That’s what I decided would make me happiest in life. This realization came after seriously considering applying for medical school for about a month. In fact, I signed up for the MCAT, borrowed MCAT books from the library, started reviewing physics (which I dreaded ever since I first took it online in high school), thought about which medical schools I wanted to get into, considered when would be the best time to apply, and may have begun thinking about who to ask for reference letters.
I thought I wanted to work as a medical doctor for several reasons. I liked the opportunities for problem-solving in medicine. It would definitely be intellectually stimulating. There’s the opportunity for continual learning. I would have the knowledge to drastically impact a person’s overall health and quality of life (hopefully for the better, but potentially for the worse as well). I thought it would give me a broader range of experiences than dietetics, and variety in a job is super important for me. Also, there’s quite a bit of flexibility within the field of medicine as well. I could (in theory) choose from a variety of fields and specializations depending on my own interests and preferences. Finally, there’s the higher earning potential and better job security, both of which matter to me too.
So I held on to the belief that I wanted all of the things listed above as I studied for the MCAT and made notes about the laws of physics. The studying itself was fine, not nearly as intimidating as the first time I learned it, even… dare I say it, somewhat enjoyable. My decision to apply to medical school was met with positive reactions from friends, and I believed I had a good chance of succeeding if I tried hard enough.
Then I got busier with work, MCAT studying was put slightly behind schedule, I met with a couple of dietitians (one of whom is practically living my dream career), and I began to question if medical school would be the right choice for me.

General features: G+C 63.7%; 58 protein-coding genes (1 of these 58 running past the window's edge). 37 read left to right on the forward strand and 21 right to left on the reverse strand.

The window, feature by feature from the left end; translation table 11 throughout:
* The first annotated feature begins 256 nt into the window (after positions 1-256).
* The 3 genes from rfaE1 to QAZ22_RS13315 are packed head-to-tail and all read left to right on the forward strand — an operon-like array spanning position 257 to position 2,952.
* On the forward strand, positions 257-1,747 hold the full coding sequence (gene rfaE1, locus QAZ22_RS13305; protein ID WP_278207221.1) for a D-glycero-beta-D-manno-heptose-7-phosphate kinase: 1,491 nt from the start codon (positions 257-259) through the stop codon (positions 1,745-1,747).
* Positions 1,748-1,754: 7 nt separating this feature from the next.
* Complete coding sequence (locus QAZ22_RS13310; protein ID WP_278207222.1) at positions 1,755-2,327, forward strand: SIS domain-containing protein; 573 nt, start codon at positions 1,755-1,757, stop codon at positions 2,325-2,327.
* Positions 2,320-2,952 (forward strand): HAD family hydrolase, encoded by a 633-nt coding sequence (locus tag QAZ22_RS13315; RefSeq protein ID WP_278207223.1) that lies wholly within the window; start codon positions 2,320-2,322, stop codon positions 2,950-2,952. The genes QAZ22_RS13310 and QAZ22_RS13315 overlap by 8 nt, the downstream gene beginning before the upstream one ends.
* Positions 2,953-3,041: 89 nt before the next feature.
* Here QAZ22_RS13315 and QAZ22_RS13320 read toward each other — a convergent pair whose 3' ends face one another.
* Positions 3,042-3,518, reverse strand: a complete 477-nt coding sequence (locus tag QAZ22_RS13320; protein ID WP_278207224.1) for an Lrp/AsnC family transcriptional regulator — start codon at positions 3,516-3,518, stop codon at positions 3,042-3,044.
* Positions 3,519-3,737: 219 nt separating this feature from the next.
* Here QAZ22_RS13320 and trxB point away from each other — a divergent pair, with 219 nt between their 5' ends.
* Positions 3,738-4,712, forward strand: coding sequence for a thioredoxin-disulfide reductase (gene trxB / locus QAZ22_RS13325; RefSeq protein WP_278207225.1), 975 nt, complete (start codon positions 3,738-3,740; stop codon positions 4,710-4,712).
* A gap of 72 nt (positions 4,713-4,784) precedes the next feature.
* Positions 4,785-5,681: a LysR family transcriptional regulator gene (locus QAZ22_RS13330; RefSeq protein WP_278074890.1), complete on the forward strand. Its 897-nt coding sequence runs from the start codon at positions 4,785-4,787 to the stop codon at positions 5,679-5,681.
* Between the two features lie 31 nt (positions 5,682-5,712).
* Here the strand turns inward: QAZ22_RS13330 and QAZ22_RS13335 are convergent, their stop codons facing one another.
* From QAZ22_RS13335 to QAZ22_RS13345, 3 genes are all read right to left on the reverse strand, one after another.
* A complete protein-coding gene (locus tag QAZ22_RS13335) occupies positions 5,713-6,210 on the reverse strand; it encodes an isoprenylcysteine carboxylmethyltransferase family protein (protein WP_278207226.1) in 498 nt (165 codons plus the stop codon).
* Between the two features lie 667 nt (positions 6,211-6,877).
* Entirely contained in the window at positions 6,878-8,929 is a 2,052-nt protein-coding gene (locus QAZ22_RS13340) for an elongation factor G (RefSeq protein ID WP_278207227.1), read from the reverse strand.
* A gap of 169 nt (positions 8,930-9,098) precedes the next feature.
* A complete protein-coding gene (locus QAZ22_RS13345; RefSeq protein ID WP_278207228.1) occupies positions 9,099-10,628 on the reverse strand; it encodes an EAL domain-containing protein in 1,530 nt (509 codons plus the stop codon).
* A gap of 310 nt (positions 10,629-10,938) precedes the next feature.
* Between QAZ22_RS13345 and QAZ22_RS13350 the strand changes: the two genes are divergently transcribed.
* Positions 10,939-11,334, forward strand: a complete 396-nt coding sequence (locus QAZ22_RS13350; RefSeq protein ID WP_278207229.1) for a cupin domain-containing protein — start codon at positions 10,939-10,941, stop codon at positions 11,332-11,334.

As part of the decision-making process, I made a list of things I like about dietetics. On top of that list was: “I have more opportunities to work with food, which I love”. And to be honest, that’s thing that I would miss the most about being a dietitian. Cooking, diets, nutrition, environmentally and socially sustainable food production. These are the issues that I really, really care about, and I probably wouldn’t get as many opportunities to work on projects that make an impact in these areas if I became a doctor. Sure, there were things that I would enjoy about working as a doctor too, but they didn’t speak to my heart and make it sing.
So even though I’ll be down a few hundred dollars from the MCAT, I’ve gained so much through this introspection process. For the first time since applying to dietetics (2.5 years ago!) I’ve taken time to reflect and articulate what I really want from my job. I’ve reaffirmed that I’m more than willing to work hard to achieve my goals and aspirations. As of now, I’m choosing to be fueled by my passion for food and health while using my brain to open doors to potential career paths. Happily and confidently, I can say that I’m not going to medical school because I would rather be a dietitian.